Opinion: A recreational cannabis market does not and will not meet the need of people with chronic pain who rely on cannabis for pain management.
Many have pointed to the role of chronic pain in fuelling this drug poisoning crisis.
However, chronic pain alone is not to blame for the drug poisoning crisis.
You are reading: Marilou Gagnon: Closure of cannabis dispensaries and clubs amid drug poisoning crisis a mistake
Our policies, systems, and practices have created conditions in which people who experience chronic pain are dying.
Unfortunately, B.C. has not learned this lesson.
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Despite cannabis being a safe and effective pain medicine that experts say could prevent drug poisoning deaths, the province has been actively working to close long-standing community-level access points, such as cannabis dispensaries and clubs (e.g. cannabis compassion clubs and cannabis buyers clubs).
Leading to cannabis legalization, the B.C. government had an opportunity to develop a regulatory regime that would preserve these storefront community-level access points and uphold compassionate access to cannabis for people experiencing chronic pain.
Instead, it decided to dedicate resources to eliminating dispensaries and clubs, leaving thousands of people who relied on cannabis for pain management without access.
I could hear the emotion in their voices as they talked about the positive impact of cannabis on their health and quality of life, their fear of losing access if the club closes, and the barriers they face in accessing cannabis through the recreational market — a market that was never intended for them and cannot meet their pain management needs (e.g., dosage and products) nor provide affordable options.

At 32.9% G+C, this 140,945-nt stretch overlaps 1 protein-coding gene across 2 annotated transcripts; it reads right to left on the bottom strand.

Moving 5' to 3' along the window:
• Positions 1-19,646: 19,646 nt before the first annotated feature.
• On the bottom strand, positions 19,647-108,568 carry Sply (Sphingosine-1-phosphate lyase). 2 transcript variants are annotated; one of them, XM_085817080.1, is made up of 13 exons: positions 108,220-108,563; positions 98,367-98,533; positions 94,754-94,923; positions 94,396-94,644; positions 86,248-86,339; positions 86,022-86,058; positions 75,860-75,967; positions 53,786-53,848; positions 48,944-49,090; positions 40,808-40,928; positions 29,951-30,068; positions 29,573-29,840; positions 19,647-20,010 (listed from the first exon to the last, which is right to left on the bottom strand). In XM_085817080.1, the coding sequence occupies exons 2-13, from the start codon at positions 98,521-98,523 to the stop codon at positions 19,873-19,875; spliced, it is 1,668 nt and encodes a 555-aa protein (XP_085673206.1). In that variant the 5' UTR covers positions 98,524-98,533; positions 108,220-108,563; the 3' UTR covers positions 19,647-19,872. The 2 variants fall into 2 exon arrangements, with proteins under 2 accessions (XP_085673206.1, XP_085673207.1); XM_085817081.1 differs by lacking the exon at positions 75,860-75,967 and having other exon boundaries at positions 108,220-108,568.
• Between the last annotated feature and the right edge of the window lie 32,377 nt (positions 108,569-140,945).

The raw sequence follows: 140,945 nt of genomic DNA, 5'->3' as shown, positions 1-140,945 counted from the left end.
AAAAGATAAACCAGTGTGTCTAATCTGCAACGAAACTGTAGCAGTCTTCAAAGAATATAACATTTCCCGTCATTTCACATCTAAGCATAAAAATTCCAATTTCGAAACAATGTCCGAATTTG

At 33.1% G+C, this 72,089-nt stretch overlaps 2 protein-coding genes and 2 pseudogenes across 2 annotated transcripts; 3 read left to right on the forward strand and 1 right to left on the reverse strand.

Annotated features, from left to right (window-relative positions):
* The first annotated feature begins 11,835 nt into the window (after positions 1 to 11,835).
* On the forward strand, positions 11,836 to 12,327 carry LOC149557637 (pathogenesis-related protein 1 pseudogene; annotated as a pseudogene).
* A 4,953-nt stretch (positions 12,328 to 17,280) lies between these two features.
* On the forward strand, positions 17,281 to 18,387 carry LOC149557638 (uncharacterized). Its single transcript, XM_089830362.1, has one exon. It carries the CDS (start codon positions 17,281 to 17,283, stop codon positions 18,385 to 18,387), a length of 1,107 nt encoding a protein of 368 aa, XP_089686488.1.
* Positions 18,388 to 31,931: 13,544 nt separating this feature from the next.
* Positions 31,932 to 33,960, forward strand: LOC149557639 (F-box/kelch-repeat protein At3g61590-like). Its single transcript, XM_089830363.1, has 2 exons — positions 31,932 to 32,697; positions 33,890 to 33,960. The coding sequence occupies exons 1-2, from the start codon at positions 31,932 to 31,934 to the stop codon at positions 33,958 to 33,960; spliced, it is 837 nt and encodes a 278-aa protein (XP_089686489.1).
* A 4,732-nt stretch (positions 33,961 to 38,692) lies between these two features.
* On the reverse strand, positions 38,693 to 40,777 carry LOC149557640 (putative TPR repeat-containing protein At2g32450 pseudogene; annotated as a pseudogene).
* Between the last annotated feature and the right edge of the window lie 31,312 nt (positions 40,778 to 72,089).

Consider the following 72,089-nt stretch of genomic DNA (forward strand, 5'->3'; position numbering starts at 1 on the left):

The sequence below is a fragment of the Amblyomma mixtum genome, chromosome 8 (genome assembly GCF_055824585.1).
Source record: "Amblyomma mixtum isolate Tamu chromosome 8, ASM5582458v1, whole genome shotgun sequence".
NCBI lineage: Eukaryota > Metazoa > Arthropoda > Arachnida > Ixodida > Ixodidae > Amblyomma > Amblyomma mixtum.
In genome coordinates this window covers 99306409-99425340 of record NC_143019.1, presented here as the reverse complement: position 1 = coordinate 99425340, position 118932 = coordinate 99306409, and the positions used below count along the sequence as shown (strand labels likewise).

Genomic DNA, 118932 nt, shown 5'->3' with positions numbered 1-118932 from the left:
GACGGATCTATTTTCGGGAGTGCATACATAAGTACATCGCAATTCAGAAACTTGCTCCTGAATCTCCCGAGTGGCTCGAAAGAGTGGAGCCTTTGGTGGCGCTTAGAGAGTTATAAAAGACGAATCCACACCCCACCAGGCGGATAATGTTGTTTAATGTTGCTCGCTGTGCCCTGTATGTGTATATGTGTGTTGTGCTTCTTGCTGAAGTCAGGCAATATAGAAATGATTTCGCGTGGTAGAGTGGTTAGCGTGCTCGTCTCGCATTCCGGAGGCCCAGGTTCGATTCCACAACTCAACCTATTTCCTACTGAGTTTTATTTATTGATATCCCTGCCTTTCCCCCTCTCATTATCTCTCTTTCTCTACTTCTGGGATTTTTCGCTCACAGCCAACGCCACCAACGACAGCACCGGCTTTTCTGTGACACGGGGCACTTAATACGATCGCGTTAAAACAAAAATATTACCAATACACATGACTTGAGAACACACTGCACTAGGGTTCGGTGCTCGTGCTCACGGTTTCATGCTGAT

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Concretely, closing dispensaries and clubs means that thousands of people who relied on cannabis for pain management for decades prior to legalization have lost or are at risk of losing access to an effective medicine. It also means that the province is actively cutting off access to a lower-risk alternative to the poisoned supply of opioids, one that has been shown to play a beneficial role in saving lives.
Instead of closing dispensaries and clubs, the province should follow the evidence produced by local researchers and listen to people who rely on these community-level access points to manage their pain. It is not too late to reverse course, starting with the Victoria Cannabis Buyers Club.
Preserving access to cannabis — a safe and effective medicine for chronic pain — should be the priority as British Columbians face a primary care crisis, long delays in accessing pain management, a drug poisoning crisis that is killing seven people every day, and a recreational cannabis market that does not and will not meet the need of people with chronic pain.
Marilou Gagnon is a professor at the School of Nursing, Faculty of Human and Social Development at the University of Victoria and scientist at the Canadian Institute for Substance Use Research.